Lumen HDX's glass surface is chemically etched to reduce screen glare and reflections. Micro-imperfections on the etched glass surface scatter incoming sunlight, reducing the intensity and sharpness of screen reflections. The surface treatment is also carefully balanced to reduce the effect of fingerprints.
The surface finish is not based on thin films or coating that degrade over time. Instead, the etching makes for a permanent and durable surface treatment that will last as long as the Display 2 itself.
Orca Display 2 (top) and a Raymarine Axiom 2021 (bottom) at full brightness under direct sunlight in the Mediterranean.
The combination of incredible brightness, contrast, and a fine-tuned surface treatment makes the Display 2 as readable as modern chartplotters in direct sunlight.
For text to be crisp at a distance of 40 cm, a screen’s pixel density must be more than 200 pixels per inch. A lower pixel density means that fine details will look grainy and become hard to read.
Orca Display 2 with 220 PPI vs a traditional chartplotter with ~100 PPI. The magnified sections are real-world photos taken at identical distances.
Lumen HDX delivers 220 pixels per inch, putting it far ahead of traditional chartplotters. Traditional chartplotters typically deliver 100 pixels per inch, making them pixelated when viewed at distances closer than 70 cm. As a result, you’ll have to zoom further into the charts than necessary to view fine details with a chartplotter than the Orca Display 2.
When boating, you rarely view your navigation display head-on. Instead, you often view them from an angle. This is especially relevant for sailboats, where a typical helm leaves little room for instruments straight ahead of the steering wheel.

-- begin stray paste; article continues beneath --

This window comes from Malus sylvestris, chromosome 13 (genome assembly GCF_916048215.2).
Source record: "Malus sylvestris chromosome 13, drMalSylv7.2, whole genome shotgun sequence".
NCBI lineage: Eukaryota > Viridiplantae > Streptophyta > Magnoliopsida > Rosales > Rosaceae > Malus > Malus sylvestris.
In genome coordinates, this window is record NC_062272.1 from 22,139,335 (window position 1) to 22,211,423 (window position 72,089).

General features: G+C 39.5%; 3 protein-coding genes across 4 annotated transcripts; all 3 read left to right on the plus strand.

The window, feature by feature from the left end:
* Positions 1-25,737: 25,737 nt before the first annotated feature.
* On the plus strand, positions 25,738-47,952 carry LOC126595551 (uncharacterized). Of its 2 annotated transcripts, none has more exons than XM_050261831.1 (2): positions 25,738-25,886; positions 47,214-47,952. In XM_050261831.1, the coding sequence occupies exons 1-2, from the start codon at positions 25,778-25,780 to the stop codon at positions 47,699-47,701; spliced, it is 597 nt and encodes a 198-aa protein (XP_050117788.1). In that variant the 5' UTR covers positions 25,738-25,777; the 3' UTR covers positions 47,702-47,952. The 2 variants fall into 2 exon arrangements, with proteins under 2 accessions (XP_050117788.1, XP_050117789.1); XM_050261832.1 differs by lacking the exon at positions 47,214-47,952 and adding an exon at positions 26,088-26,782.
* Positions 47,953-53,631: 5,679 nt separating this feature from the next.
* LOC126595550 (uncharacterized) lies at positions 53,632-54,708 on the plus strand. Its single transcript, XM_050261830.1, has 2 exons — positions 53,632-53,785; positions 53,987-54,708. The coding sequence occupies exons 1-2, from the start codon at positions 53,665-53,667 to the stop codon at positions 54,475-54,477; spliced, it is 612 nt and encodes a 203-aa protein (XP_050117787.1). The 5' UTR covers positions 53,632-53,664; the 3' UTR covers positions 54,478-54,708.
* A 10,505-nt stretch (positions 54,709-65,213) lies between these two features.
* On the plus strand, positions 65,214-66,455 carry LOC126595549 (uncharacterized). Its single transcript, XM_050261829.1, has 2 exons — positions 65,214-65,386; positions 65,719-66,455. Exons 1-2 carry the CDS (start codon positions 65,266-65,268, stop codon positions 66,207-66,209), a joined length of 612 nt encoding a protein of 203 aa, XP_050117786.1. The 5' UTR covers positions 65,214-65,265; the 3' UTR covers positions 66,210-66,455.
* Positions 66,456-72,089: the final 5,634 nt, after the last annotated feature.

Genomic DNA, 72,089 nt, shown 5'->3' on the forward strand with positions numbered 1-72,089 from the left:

Orca Display 2's wide viewing angles make it great as a mast-mounted display.
Lumen HDX delivers 89-degree viewing angles from all sides and delivers 75% of peak brightness from a viewing angle of 55 degrees. This is made possible by the incredibly compact screen assembly and high-end optical films.
Display 2 is excellent for navigation at the helm, and the wide viewing angles mean it can also double as a mast-mounted or wall-mounted instrument display, allowing your entire crew to keep track of sailing instrumentation, charts, and the upcoming route.
Made for sunshine
Orca Display 2’s screen is built from the ground up for sunshine.
Every component, from the backlight to the surface finish is optimized to give you a clear and crisp experience in direct sunlight. We even built TrueShift, a custom optical film that let you view the Display 2 with polarized sunglasses from any angle – because polarized sunglasses are commonly used at sea.
Orca Display 2 is the only device that delivers chartplotter-level viewability and thermal performance in a portable form factor, and quite possibly the best marine tablet ever made.
The new Display will arrive before the boating season of 2023, with prices and shipping to be announced in the coming weeks.
Orca Display 2 is built for sunshine.